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Former GOP rep says independents key to Democrats, Republicans expanding majorities 

david jolly
FILE – In this Oct. 20, 2015 photo, U.S. Rep. David Jolly, R-Fla., speaks to media after showing up at a news conference for former Florida Gov. Charlie Crist in St. Petersburg, Fla. (AP Photo/Chris O’Meara)

Former Rep. David Jolly, who served in the House as a Republican but later left the party to become an independent, said Friday that non-affiliated voters are the only key bloc that would help Democrats and Republicans expand their majorities.

“Here’s the carrot I would offer to either party and in some ways, I offer it to the Democratic Party today because it seems they’re more likely to grab it,” said Jolly. “You could expand your coalition by 5 or 10 points and create a governing coalition for the next 30 years, simply by inviting in much of those independents who today feel disaffected.” 

“Grab them, invite them in, make them a part of your coalition with deliberation, and you’ll create a governing coalition that represents the consensus of America,” Jolly said during The Hill’s A More Perfect Union event.  

Jolly declared himself an independent in 2018 after his House term ended. He said that divisive incentives make it difficult for politicians to reach independents and moderates.

“The incentive for an elected official is to operate within your most partisan environment,” said Jolly. “If you do what I did while I was in Congress and step out and compromise or take more moderate positions, you get challenged in the primary and your base doesn’t show up in the general.”

Jolly’s comments came on the same day Arizona Sen. Krysten Sinema rocked Washington by announcing she was leaving the Democratic Party to be an Independent the same week the party secured 51 votes in the chamber.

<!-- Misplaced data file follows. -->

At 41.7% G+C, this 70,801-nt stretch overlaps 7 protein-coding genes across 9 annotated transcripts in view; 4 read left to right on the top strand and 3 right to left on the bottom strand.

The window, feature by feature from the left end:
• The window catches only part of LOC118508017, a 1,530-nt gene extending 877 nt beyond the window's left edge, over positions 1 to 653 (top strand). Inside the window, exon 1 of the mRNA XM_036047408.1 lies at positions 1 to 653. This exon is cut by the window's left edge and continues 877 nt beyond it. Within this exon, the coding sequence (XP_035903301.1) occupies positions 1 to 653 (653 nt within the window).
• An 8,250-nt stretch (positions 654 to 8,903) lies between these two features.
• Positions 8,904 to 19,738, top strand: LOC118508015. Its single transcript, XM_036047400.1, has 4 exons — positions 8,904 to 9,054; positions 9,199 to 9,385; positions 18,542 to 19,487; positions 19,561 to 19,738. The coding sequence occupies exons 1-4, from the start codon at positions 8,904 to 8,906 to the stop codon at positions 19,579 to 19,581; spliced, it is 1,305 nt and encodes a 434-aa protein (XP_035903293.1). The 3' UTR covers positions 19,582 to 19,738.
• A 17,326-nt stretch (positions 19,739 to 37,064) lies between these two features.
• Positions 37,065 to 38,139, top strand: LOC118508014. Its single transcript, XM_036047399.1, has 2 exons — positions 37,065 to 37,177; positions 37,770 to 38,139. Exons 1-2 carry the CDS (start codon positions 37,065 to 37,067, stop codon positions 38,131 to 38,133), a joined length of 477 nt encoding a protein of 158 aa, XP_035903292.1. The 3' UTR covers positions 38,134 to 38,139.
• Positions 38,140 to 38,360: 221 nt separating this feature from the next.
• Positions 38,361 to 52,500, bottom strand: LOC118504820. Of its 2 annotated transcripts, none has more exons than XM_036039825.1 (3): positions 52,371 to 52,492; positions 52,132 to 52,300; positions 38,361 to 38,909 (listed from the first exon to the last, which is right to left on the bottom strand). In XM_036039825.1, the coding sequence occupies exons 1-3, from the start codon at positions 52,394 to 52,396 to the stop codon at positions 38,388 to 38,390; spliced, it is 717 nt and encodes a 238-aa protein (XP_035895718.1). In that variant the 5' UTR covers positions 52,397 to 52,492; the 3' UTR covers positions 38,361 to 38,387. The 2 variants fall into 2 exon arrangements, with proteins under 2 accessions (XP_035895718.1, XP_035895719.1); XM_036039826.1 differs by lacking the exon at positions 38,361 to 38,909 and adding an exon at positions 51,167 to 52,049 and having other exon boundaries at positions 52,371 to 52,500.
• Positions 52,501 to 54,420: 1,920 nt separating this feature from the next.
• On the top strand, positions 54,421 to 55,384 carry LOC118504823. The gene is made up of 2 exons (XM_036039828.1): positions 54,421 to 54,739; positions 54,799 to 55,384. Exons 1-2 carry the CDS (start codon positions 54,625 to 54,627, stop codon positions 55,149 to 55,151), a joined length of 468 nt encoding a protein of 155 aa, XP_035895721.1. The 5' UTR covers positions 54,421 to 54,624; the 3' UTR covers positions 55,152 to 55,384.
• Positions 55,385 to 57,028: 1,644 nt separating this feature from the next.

Sinema’s move left unclear whether she would caucus with Democrats as do Independent Sens. Bernie Sanders (I-Vt.) and Angus King (I-Maine).

Jolly also said such a hyper partisan environment has only made it more difficult for lawmakers to work together in a bipartisan fashion since he’s left office.  

“There is no working across the aisle, zero,” said Jolly. “Now the way the system is set up, if a leader does reach across the aisle as we saw with [former Speaker John] Boehner and perhaps, [House Majority Leader Kevin] McCarthy may have to do now, there’s punishment within their own ranks for doing so.”  

Jolly said that electoral reforms like the widespread adoption of a rank choice voting system could help alleviate the incentives for lawmakers to behave in a hyper partisan manner. Jolly specifically pointed to Alaska as an example of the benefits of a rank choice system. 

“If we were to have some radical electoral reform, like in Alaska, you might see voters elect a statewide Republican in [Sen.] Lisa Murkowski and a statewide Democrat as their new House member and do so on the same ballot,” said Jolly. 

“It gives everybody a voice regardless of your party affiliation and it forces candidates to respond to broader coalition’s,” he added.

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